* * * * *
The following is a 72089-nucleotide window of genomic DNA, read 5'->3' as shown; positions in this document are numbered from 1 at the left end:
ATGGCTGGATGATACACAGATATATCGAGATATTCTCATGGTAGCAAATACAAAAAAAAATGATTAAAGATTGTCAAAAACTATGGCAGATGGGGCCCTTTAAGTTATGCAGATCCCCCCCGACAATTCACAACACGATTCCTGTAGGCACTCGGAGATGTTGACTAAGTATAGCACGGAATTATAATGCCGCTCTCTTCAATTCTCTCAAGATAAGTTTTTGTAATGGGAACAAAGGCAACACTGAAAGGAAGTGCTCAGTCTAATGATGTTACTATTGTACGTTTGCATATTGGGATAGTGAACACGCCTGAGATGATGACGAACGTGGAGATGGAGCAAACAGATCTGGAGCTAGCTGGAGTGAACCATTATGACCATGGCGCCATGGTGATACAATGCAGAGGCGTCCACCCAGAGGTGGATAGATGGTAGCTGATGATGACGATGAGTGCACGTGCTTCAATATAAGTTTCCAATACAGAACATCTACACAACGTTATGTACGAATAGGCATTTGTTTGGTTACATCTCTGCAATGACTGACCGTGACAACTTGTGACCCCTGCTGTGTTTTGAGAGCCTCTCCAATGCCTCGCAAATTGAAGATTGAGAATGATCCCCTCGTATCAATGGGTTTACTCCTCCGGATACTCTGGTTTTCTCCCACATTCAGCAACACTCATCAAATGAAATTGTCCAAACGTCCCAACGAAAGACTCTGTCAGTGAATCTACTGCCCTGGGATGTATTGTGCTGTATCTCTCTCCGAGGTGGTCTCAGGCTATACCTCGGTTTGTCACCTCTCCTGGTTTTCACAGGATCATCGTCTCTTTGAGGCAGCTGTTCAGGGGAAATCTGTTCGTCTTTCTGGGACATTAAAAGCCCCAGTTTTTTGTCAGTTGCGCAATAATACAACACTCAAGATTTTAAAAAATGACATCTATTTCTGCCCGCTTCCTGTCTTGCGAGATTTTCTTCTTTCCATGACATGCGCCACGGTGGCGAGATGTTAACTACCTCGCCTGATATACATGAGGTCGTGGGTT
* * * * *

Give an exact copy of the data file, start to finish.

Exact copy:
The following is a 72089-nucleotide window of genomic DNA, read 5'->3' as shown; positions in this document are numbered from 1 at the left end:
ATGGCTGGATGATACACAGATATATCGAGATATTCTCATGGTAGCAAATACAAAAAAAAATGATTAAAGATTGTCAAAAACTATGGCAGATGGGGCCCTTTAAGTTATGCAGATCCCCCCCGACAATTCACAACACGATTCCTGTAGGCACTCGGAGATGTTGACTAAGTATAGCACGGAATTATAATGCCGCTCTCTTCAATTCTCTCAAGATAAGTTTTTGTAATGGGAACAAAGGCAACACTGAAAGGAAGTGCTCAGTCTAATGATGTTACTATTGTACGTTTGCATATTGGGATAGTGAACACGCCTGAGATGATGACGAACGTGGAGATGGAGCAAACAGATCTGGAGCTAGCTGGAGTGAACCATTATGACCATGGCGCCATGGTGATACAATGCAGAGGCGTCCACCCAGAGGTGGATAGATGGTAGCTGATGATGACGATGAGTGCACGTGCTTCAATATAAGTTTCCAATACAGAACATCTACACAACGTTATGTACGAATAGGCATTTGTTTGGTTACATCTCTGCAATGACTGACCGTGACAACTTGTGACCCCTGCTGTGTTTTGAGAGCCTCTCCAATGCCTCGCAAATTGAAGATTGAGAATGATCCCCTCGTATCAATGGGTTTACTCCTCCGGATACTCTGGTTTTCTCCCACATTCAGCAACACTCATCAAATGAAATTGTCCAAACGTCCCAACGAAAGACTCTGTCAGTGAATCTACTGCCCTGGGATGTATTGTGCTGTATCTCTCTCCGAGGTGGTCTCAGGCTATACCTCGGTTTGTCACCTCTCCTGGTTTTCACAGGATCATCGTCTCTTTGAGGCAGCTGTTCAGGGGAAATCTGTTCGTCTTTCTGGGACATTAAAAGCCCCAGTTTTTTGTCAGTTGCGCAATAATACAACACTCAAGATTTTAAAAAATGACATCTATTTCTGCCCGCTTCCTGTCTTGCGAGATTTTCTTCTTTCCATGACATGCGCCACGGTGGCGAGATGTTAACTACCTCGCCTGATATACATGAGGTCGTGGGTT